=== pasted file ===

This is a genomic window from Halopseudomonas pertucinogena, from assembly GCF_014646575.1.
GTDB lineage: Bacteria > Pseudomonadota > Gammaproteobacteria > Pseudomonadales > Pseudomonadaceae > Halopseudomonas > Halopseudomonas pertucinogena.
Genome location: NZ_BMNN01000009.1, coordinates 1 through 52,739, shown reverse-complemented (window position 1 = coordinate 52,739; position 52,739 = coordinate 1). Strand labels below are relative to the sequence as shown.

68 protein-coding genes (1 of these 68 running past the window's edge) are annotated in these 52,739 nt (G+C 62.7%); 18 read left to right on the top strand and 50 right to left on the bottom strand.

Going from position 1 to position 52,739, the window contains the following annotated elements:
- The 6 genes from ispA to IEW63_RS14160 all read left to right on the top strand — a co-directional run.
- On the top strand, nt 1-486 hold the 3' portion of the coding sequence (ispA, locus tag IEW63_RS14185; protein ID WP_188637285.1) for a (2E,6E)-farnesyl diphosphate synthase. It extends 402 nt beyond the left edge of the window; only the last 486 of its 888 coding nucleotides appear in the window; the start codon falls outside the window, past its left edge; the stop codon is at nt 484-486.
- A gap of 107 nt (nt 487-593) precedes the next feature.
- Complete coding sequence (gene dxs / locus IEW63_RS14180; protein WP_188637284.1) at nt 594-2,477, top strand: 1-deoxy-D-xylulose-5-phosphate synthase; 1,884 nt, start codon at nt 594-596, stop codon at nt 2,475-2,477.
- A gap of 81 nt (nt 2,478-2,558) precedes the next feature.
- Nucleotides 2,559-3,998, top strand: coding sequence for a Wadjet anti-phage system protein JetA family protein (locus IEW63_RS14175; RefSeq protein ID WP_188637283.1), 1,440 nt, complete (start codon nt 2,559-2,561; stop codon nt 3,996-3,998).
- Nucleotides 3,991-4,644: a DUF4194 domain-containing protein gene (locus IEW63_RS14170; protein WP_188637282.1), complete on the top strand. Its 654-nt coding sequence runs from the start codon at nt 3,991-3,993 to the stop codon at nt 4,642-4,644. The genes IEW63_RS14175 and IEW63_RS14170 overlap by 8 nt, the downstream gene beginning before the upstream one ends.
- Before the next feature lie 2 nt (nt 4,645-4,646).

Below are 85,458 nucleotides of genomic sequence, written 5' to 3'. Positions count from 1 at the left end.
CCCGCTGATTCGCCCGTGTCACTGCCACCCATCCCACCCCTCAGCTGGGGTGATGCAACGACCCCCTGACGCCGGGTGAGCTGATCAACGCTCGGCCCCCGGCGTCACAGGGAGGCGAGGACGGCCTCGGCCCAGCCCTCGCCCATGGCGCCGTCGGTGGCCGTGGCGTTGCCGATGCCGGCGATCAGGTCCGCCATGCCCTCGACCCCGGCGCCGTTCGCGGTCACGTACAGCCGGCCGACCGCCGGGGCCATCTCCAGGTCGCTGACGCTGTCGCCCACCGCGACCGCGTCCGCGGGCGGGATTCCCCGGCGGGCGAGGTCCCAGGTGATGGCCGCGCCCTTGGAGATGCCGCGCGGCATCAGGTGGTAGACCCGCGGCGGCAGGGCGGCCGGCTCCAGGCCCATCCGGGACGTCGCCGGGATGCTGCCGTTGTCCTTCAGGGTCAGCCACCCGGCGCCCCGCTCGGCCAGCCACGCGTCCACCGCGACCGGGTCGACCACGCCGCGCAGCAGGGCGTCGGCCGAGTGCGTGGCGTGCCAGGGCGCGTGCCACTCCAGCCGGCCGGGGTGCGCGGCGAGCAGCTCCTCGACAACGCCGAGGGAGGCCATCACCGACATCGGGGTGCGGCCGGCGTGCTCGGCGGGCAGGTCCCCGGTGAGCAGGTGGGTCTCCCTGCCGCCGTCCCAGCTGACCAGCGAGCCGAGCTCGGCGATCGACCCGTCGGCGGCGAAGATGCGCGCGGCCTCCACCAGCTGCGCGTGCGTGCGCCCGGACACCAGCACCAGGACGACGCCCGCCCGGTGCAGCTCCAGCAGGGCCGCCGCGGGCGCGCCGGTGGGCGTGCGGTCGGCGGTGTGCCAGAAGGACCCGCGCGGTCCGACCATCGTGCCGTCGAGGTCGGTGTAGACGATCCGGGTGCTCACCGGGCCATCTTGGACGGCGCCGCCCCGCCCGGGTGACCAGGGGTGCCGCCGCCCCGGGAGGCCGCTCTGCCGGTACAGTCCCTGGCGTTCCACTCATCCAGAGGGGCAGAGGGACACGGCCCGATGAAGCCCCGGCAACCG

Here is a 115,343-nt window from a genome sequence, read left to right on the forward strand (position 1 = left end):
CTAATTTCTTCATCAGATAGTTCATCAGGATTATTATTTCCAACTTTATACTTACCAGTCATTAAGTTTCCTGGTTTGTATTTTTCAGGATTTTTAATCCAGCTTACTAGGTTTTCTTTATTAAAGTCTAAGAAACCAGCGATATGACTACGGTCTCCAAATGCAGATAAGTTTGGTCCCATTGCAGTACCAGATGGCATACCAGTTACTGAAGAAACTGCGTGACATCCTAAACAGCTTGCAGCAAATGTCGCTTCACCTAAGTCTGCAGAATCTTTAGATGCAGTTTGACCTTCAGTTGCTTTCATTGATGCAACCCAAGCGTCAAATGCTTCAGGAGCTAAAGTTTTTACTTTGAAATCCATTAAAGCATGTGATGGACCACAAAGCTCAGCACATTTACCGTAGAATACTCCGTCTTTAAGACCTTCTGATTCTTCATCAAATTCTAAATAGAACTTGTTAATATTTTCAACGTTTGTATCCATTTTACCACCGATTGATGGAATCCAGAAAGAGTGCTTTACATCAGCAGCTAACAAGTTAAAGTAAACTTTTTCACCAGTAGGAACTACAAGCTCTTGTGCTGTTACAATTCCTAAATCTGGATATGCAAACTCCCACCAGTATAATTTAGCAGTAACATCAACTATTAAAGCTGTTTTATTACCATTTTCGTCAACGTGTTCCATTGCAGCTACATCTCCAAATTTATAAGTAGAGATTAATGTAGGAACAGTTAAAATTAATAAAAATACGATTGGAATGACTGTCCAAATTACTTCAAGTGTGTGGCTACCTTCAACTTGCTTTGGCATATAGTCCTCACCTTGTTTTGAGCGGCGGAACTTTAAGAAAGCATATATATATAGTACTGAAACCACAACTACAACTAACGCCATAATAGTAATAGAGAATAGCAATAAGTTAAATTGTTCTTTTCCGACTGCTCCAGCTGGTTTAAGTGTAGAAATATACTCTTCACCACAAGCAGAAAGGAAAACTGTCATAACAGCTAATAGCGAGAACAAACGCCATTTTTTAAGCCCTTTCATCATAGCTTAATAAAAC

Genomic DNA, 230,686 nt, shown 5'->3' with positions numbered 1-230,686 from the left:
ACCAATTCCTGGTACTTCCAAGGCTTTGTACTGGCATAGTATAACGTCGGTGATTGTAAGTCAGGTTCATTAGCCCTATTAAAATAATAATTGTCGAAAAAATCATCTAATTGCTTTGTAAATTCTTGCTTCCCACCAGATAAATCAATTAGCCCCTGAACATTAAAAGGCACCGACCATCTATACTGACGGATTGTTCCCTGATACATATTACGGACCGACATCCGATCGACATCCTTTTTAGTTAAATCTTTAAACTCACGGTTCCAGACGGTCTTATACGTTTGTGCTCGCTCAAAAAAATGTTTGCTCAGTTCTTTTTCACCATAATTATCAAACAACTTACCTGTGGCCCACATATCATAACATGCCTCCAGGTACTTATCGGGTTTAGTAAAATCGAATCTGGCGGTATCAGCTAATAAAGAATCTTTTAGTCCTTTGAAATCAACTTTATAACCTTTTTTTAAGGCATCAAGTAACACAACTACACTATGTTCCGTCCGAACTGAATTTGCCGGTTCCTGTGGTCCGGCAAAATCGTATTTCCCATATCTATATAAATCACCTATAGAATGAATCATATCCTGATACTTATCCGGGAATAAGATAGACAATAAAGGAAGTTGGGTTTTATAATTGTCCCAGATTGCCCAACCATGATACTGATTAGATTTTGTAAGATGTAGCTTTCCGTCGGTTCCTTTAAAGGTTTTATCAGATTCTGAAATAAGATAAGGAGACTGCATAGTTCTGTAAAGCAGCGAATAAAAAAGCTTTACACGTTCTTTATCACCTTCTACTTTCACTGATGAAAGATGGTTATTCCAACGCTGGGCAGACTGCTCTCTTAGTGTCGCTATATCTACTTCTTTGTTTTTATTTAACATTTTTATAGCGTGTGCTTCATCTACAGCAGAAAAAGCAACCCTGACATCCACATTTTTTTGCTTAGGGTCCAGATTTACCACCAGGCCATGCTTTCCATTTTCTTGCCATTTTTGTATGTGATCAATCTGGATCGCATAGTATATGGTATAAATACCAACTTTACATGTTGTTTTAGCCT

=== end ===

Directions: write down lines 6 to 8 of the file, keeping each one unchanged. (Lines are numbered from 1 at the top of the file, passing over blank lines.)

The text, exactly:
- The 6 genes from ispA to IEW63_RS14160 all read left to right on the top strand — a co-directional run.
- On the top strand, nt 1-486 hold the 3' portion of the coding sequence (ispA, locus tag IEW63_RS14185; protein ID WP_188637285.1) for a (2E,6E)-farnesyl diphosphate synthase. It extends 402 nt beyond the left edge of the window; only the last 486 of its 888 coding nucleotides appear in the window; the start codon falls outside the window, past its left edge; the stop codon is at nt 484-486.
- A gap of 107 nt (nt 487-593) precedes the next feature.